In today’s Plant Profile, we are going to take a look at Wisteria. The latin name for this vine is Wisteria sinensis and it is also known as Chinese Wisteria. There is another species that is grown in the Mid-Atlantic gardening region and it is Japanese Wisteria (Wisteria floribunda). Chinese wisteria is by far the most common type that is grown and so it is on this species that we will focus our attention.
Many people are left stunned when they see the pendulous blooms of wisteria. They are a beautiful lilac purple color and can last for several weeks. The longevity of the blooms depends on the ambient temperatures when the vines are blooming. They generally bloom in late April but they have been blooming for a couple of weeks here in the Richmond, VA area. Our weather has been moderate so I expect them to last for a couple more weeks before they disappear into the background for the rest of the year.
Let’s take a look at how the Wisteria vine grows. In case you aren’t familiar, vines generally grow in one of three ways: 1. Tendrils (think passion flower) 2. Clinging (like with Boston ivy) or 3. Wrapping (think honeysuckle). Wisteria grows by wrapping itself around a structure or a tree if there isn’t a structure around. If you are planting wisteria on a pergola or another structure, make sure that the structure is well made and heavy duty. Wisteria is the type of plant that can bring a loosely constructed arbor to its knees in a couple of years. If you are familiar with Maymont’s Italian Garden, it is wisteria that grows up and over the pergola there…and it is amazing when it is in flower. It’s no wonder that April is a favorite time for outdoor weddings there.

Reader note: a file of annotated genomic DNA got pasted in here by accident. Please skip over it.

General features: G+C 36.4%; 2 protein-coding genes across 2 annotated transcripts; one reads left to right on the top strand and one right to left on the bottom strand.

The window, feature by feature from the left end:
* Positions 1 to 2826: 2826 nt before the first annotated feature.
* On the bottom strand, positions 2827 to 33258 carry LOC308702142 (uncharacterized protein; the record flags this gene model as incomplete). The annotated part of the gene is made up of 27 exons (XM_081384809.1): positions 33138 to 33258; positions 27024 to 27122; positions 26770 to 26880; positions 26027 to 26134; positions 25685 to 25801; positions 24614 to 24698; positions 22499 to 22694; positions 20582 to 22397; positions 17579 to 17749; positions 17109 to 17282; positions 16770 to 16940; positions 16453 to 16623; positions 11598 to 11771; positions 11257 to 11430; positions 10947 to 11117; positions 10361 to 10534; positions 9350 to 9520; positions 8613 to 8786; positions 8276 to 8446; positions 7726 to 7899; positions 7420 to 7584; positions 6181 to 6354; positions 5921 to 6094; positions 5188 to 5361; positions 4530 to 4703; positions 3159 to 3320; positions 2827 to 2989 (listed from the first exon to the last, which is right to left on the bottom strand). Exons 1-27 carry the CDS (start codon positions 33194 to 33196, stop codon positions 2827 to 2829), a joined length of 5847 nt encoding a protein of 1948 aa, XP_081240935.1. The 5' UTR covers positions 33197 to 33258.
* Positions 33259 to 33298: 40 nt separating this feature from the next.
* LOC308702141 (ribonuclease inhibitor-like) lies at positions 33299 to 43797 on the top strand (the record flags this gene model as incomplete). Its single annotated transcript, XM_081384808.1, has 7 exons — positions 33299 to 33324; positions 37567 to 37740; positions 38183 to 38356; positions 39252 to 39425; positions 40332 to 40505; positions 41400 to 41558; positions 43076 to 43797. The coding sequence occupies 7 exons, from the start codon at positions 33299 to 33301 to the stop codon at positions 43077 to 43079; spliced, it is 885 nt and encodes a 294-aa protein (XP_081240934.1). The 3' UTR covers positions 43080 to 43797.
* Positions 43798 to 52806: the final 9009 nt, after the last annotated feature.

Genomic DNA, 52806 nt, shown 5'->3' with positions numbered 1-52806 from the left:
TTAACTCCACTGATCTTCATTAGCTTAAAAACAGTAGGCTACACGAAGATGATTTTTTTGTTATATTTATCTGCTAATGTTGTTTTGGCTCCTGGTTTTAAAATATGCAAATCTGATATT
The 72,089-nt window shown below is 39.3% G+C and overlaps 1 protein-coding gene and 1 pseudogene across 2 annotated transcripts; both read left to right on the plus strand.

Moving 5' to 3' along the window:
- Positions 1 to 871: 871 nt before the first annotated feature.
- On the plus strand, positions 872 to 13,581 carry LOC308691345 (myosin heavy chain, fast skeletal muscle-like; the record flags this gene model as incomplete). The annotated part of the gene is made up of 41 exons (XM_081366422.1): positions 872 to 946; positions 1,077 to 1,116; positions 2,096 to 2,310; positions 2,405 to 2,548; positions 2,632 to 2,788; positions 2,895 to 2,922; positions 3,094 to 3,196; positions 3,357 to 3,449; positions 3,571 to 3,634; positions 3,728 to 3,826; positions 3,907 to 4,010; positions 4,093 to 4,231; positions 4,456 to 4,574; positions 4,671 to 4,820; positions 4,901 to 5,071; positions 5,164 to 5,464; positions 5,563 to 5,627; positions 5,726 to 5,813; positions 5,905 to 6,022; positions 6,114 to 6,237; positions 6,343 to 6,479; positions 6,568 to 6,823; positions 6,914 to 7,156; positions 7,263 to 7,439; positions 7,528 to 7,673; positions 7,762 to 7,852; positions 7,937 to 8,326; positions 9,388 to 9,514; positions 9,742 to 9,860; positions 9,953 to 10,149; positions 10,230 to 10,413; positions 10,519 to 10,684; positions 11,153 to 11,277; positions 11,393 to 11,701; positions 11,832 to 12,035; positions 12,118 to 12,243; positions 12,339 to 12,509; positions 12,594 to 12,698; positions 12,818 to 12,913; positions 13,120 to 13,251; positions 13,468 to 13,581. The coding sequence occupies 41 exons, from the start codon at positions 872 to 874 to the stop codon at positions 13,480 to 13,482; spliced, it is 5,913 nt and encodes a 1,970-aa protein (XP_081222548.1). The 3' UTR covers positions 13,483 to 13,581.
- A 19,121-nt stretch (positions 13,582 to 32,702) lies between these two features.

I have to throw in a good bit of caution regarding planting wisteria. It must be planted in an area where it can’t escape into the surrounding woods. If you doubt this, take a Sunday drive through a rural area near you and observe all of the wisteria growing in the woods. It’s readily apparent that someone planted the wisteria on an old homestead and the vine just got away from them. It will kill mature trees over time as it girdles them like a boa constrictor and also shades the tree’s leaves and reduces photosynthesis.
To help keep Wisteria in check, give it an annual winter pruning to reduce its size. Prune the main leaders (leaders are the stems that come off of the main trunk) back to 4 or 5 buds. This will keep the plant’s size in check and will help to promote flowering. It is amazing how quickly they can grow…here is a picture of one that hasn’t been pruned for approximately 3 years. It’s going to take a bit of pruning before anyone can sit comfortably under there.
Let me know if you have experience with wisteria…the good, bad and the ugly. Most people either love or hate wisteria. What side of the fence do you fall on? Leave me a comment below or e-mail me at email@example.com. Happy gardening!